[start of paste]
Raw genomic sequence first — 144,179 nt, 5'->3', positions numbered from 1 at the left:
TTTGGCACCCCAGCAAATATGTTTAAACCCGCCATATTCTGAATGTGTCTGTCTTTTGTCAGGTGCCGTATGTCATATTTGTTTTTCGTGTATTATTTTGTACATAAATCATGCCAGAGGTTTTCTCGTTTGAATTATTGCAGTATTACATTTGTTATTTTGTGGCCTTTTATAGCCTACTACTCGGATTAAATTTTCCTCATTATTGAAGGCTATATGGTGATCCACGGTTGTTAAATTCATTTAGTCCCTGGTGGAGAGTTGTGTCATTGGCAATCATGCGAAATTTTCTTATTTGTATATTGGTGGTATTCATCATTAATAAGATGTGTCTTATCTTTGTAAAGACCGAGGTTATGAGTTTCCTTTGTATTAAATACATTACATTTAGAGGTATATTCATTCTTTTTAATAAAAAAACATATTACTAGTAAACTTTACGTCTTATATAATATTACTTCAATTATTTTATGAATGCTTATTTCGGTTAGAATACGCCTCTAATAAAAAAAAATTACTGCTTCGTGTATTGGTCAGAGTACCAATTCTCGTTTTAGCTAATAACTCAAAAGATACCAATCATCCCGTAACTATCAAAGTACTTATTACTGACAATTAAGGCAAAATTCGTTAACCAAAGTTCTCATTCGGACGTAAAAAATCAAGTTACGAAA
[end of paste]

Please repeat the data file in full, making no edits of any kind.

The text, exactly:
Raw genomic sequence first — 144,179 nt, 5'->3', positions numbered from 1 at the left:
TTTGGCACCCCAGCAAATATGTTTAAACCCGCCATATTCTGAATGTGTCTGTCTTTTGTCAGGTGCCGTATGTCATATTTGTTTTTCGTGTATTATTTTGTACATAAATCATGCCAGAGGTTTTCTCGTTTGAATTATTGCAGTATTACATTTGTTATTTTGTGGCCTTTTATAGCCTACTACTCGGATTAAATTTTCCTCATTATTGAAGGCTATATGGTGATCCACGGTTGTTAAATTCATTTAGTCCCTGGTGGAGAGTTGTGTCATTGGCAATCATGCGAAATTTTCTTATTTGTATATTGGTGGTATTCATCATTAATAAGATGTGTCTTATCTTTGTAAAGACCGAGGTTATGAGTTTCCTTTGTATTAAATACATTACATTTAGAGGTATATTCATTCTTTTTAATAAAAAAACATATTACTAGTAAACTTTACGTCTTATATAATATTACTTCAATTATTTTATGAATGCTTATTTCGGTTAGAATACGCCTCTAATAAAAAAAAATTACTGCTTCGTGTATTGGTCAGAGTACCAATTCTCGTTTTAGCTAATAACTCAAAAGATACCAATCATCCCGTAACTATCAAAGTACTTATTACTGACAATTAAGGCAAAATTCGTTAACCAAAGTTCTCATTCGGACGTAAAAAATCAAGTTACGAAA